Lindsey Chew

(Published in 2018)

In March 2014, Lindsey Chew, a senior at Hamilton High School in Chandler with dreams of becoming a physician, learned that she had been offered the Flinn Scholarship.

Over the next four years, her undergraduate experience at the University of Arizona unfolded in ways that she could hardly have imagined, as her academic studies in neuroscience and cognitive science were supplemented with extensive research experience.

In July 2018, she will take her next step, entering Duke University School of Medicine’s Medical Scientist Training Program, where she will pursue an M.D./Ph.D. After completing her studies, she aims to join a school of medicine’s faculty and focus on clinical ophthalmology alongside vision-oriented research. Here are her reflections on the past four years.

Sometimes, the best gifts come in small packages. My first small package was a neuron.

I met this micron-sized marvel in a neuropharmacology lab at the University of Arizona, where, from the moment I started, I was immediately immersed in science, going from training straight to my own mini-projects in drug discovery. In the months and years that followed, after learning to assess neural function and ask probing biological questions, I gained many opportunities to meaningfully contribute as a scholar and scientist. Manifestations of my engagement include publishing as first or co-author eight times, presenting at international conferences, and most recently, meeting with Congressional representatives to discuss my research on non-opioid-related pain treatments.

An outcome of my introduction to research was an invitation to support Regulonix, a drug-discovery startup firm focused on novel pain therapeutics, where I was given the opportunity to participate in the National Science Foundation’s Innovation Corps program alongside Regulonix’s scientific founder, Dr. Rajesh Khanna, Professor in the Department of Pharmacology at the University of Arizona College of Medicine-Tucson. This experience of the longitudinal nature of translating science into medicine gave me new appreciation for entrepreneurship and its power in bringing ideas to market. I have now been fortunate to see multiple experimental ideas traverse the bench-to-bedside arc and develop from hypotheticals to concrete treatment options for patients.

In light of my industry experience, my work as an emergency-department clinical research assistant, enrolling qualified patients in clinical trials, took on a new meaning. I gained deeper appreciation for the impact of innovative translational research coupled with clinical medicine, and I began to see that I might accomplish both as a physician-scientist.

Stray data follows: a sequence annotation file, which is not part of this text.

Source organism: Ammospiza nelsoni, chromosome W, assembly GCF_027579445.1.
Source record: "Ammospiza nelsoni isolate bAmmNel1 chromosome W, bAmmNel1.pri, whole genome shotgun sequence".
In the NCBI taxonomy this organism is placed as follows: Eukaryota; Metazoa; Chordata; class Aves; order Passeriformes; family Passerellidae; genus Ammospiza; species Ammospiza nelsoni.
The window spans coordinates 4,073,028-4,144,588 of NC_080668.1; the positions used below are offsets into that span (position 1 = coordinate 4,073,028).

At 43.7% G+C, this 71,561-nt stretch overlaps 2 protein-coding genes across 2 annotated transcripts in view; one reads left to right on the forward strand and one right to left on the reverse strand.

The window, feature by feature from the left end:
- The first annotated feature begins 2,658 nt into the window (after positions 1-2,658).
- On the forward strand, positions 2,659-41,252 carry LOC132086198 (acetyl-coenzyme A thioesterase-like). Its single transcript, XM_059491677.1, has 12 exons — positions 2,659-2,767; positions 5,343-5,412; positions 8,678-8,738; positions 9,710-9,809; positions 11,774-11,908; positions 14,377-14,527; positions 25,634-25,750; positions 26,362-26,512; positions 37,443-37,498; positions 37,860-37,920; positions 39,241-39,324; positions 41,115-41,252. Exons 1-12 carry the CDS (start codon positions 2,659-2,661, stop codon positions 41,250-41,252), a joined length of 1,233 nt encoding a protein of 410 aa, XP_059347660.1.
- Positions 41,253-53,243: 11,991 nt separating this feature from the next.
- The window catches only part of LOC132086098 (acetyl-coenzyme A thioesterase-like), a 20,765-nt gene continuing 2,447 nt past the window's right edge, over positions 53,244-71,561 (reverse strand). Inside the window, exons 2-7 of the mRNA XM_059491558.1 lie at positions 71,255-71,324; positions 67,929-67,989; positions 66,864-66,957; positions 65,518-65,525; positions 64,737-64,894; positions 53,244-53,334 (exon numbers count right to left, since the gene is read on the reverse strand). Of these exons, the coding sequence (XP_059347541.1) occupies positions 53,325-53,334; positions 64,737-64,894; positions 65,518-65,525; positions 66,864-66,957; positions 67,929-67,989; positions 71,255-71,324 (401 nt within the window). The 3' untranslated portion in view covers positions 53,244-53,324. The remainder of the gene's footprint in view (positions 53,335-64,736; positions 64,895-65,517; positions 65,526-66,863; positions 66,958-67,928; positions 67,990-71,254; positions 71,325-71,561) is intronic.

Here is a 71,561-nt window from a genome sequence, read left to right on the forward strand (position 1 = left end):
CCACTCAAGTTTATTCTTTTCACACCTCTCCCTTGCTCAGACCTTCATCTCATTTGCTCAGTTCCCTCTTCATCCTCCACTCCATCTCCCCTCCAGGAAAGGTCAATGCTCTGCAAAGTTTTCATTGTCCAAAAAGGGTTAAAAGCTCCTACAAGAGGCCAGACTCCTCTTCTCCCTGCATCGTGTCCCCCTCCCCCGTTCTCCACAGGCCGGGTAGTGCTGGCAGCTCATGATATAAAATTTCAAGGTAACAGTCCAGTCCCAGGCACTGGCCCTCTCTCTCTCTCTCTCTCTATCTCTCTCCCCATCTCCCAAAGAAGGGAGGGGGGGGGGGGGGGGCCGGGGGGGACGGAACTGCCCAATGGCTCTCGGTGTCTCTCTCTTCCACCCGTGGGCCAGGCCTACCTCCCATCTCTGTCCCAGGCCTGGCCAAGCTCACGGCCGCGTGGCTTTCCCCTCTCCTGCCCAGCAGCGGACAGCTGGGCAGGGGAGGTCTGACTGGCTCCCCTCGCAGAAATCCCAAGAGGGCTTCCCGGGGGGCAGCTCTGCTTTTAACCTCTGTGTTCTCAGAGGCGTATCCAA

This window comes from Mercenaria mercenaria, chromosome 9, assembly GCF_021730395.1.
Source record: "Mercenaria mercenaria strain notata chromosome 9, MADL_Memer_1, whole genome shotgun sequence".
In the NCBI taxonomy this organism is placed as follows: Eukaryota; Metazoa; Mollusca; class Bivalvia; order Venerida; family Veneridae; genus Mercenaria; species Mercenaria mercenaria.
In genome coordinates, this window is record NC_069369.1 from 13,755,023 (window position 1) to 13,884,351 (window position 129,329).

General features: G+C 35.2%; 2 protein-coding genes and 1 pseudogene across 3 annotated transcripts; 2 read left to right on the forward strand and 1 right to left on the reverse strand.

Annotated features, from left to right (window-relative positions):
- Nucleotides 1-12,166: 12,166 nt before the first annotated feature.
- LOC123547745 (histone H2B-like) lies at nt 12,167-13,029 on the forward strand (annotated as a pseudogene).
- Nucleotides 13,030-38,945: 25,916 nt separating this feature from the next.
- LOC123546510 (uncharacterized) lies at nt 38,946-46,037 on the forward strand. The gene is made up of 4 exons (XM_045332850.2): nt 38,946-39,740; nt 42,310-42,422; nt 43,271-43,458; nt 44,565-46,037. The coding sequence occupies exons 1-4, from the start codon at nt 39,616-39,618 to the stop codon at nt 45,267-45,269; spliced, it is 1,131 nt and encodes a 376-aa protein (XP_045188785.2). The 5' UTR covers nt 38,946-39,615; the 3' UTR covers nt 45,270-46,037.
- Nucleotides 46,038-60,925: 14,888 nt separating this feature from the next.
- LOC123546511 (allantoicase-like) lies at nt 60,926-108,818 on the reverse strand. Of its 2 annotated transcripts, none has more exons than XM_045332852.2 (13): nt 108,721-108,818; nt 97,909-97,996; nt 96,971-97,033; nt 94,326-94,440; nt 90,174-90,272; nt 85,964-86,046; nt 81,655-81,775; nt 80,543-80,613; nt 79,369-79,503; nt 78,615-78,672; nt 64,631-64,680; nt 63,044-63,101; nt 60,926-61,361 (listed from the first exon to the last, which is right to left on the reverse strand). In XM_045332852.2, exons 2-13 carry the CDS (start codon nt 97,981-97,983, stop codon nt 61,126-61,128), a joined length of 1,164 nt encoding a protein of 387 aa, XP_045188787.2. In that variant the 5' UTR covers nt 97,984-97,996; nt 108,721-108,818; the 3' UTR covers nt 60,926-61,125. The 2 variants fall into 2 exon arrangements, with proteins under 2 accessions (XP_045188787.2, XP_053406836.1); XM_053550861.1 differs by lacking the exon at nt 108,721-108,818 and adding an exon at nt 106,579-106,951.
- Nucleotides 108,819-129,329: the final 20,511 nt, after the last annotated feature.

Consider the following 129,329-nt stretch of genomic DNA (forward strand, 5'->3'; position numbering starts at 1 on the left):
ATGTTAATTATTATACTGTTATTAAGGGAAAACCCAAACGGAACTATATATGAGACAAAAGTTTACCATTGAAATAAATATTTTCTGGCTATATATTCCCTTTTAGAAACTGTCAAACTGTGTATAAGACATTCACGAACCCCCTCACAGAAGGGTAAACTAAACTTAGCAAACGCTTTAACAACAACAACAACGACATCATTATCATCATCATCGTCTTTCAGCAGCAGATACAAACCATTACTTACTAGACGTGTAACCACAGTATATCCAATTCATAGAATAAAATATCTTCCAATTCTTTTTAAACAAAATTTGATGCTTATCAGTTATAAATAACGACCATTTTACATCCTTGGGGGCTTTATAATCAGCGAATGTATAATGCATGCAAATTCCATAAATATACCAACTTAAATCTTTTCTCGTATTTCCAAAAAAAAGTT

Another small package—another gift—was Juan, a wiggly young Labrador Retriever.

Juan was a seeing-guide-dog-in-training. I became his companion, both on- and off-campus, at work and at play. Juan joined me in his training jacket and with his tail wagging as we met students at Arizona’s School for the Deaf and Blind. He made all of UA his home, and there we offered finals-week puppy therapy for undergrads, visited hospital patients, and attended game days to raise awareness at the university of the visually impaired community and how future guide dogs like Juan learn their craft.

Juan raised my awareness, too, about the subtler aspects of the interplay of basic science and clinical medicine—including how the sequence often moves through personal relationships from bedside to bench, with patient needs driving science.

When I review the past four years, I see how oblivious I was about academia and basic science when I began my pursuit of a career in clinical medicine. But that has changed with the immersions I’ve been fortunate to experience. Curiosity has replaced ignorance as my awareness and interest in biological questions driving drug discovery, physiological function, and dysfunction have grown.

Science is infinite. And the prospect of a lifetime of learning contributes to its allure. Building on my undergraduate experience, I hope to share in both developing and bringing patients new clinical solutions. As I prepare to head to graduate school this summer, my desire to join the vanguard of physician-scientists continues to grow—from the size of a neuron, to the size of a puppy, to the size of my future.